W&W’s Top Picks From Baselworld 2019

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Baselworld’s come and gone, and despite it being a sleepier show than it has been in past years, there were some great watches to come out of the fair. We’ve gathered some of the Worn & Wound editorial team to lay out their top picks — regardless of price — from this year’s show. Let us know your favorite watches from Baselworld 2019 by leaving a comment below.

Mark McArthur-Christie – H. Moser et Cie Endeavour Concept Minute Repeater Tourbillon
Price – $320,000

I’m a Basel grump. Vintage is usually my bag, so lots of flashy new stuff is about as appealing as a car controlled by a computer, not a carburetor. But this year, I take my metaphorical hat off to H. Moser et Cie for their Endeavour Concept Minute Repeater Tourbillon. I’m already a Moser fan for the way they poke fun at the whole Swiss haute horlogerie thing whilst making things like this. You get a completely plain, black lacquered, dial but look a little closer and there’s a flying tourbillon with a skeleton bridge and a pair of minute repeater hammers. Moser have even added space to the case to act as a soundbox (a little like a guitar). Not so grumpy now.

Ed Estlow – Navitimer Ref. 806 1959 Re-Edition

2019 was an odd year for Baselworld, what with Swatch Group pulling out (and others following), major brands releasing unexpected “love it or hate it” pieces, and the uncertainty around the show itself.

But let me back up. I’ve always been a fan of Breitling (I own two), and especially the Navitimers both old and new. But I love the vintage pieces especially, which are smaller and somehow more elegant. So imagine my surprise when amongst all the controversy, Breitling announced the new Navitimer Ref. 806 1959 Re-Edition, a watch that scratches nearly every watch related itch I have! I nearly went incontinent!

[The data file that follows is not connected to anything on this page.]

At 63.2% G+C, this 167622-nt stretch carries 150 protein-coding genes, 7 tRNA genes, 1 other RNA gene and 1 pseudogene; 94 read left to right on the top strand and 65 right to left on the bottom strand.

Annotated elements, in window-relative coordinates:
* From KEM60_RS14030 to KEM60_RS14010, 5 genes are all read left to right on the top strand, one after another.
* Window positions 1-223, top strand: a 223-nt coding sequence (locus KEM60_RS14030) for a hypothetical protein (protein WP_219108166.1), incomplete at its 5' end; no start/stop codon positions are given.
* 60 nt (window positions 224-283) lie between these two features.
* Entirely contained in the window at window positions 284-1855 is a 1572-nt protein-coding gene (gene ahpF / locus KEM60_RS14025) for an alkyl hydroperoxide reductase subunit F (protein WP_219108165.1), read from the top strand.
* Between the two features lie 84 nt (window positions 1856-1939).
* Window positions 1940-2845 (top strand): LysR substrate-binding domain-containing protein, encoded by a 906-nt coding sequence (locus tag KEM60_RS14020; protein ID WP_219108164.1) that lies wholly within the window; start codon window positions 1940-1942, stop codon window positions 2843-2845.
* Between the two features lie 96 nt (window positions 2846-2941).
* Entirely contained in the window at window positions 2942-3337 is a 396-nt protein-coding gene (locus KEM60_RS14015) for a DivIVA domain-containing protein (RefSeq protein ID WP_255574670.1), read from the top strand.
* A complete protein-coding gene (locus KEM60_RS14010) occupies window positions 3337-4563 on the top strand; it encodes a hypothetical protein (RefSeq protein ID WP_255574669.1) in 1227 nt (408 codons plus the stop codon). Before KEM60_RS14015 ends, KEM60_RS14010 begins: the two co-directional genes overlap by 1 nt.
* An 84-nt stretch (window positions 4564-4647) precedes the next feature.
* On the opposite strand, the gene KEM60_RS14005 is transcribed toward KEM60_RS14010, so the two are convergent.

The original 806 is legendarily popular among Navitimer cognoscenti, and the Re-Edition is faithful to the original in nearly every way. The overall dimensions (40.9mm x 13.43mm), the beaded bezel, the slide-rule (of COURSE the slide-rule), black dial and sub-dials, even the old winged logo. 

The only real updates, Breitling calls them “concessions to modernity,” are water resistance (boosted to 30 meters — older Navis were famously un-water-resistant), Super-LumiNova, and a brand spanking new movement: Caliber B09, a COSC-certified hand-cranker based on the B01. Per the Breitling website, the B09 was “developed specifically for historical re-editions.” I take that as a hint that we’ll be seeing siblings joining the 806 1959 Re-Edition.

All well and good — everybody’s doing it — but for me, the 806 Re-Edition would be enough. The original 806 was a great watch and 1959 was a great year. Not quite my birth year, but my wife pointed out it’s hers, so of course this is a great watch!

The Navitimer Ref. 806 1959 Re-Edition comes equipped with a black leather strap, is limited to 1959 numbered pieces, and is priced at $8,600.


Brad Homes – Tudor Black Bay P01

For many reasons, my top pick of Baselworld 2019 is the Tudor Black Bay P01. From the Instagram flood on the first morning of Basel, right through the disparaging memes that followed soon after, I found myself rooting for the outcast. But it’s not just that. I like the dial, love the bezel, and I even think the snowflake hands work well here — and I’m no fan of snowflake hands. The asymmetrical case with the 4:00 crown is the kind of design feature that I’m naturally drawn to, so that ticks another box for me.

And then there’s the lug/end-link/bezel-locking apparatus. I like the fact that the design serves a particular purpose, even if that purpose is almost completely redundant to me and my desk-diving lifestyle. 

In the wake of the show, the consensus has slowly moved around to appreciating that the watch is well made and really has to be seen in the metal to appreciate. I’m picking it as my favorite watch of Basel 2019 even though I haven’t yet had the chance to strap it to my wrist, and accepting that when I do it will likely be a complete mismatch. Nevertheless, I appreciate the P01 because it’s not safe, because it’s not for everyone, and because Tudor went through with it knowing full well (I assume) it would never be a universal hit.

Read more about this watch here

Ed Jelley – Bulgari Octo Finissimo Chronograph GMT

Bulgari is known for breaking records at Basel and this year’s new Octo Finissimo Chronograph GMT is no exception. It’s currently the thinnest mechanical chronograph (with s GMT function to boot) at a minuscule 6.9mm thick. I kid you not, I’ve opened up a tab in my browser to search for this watch every day since it’s been announced.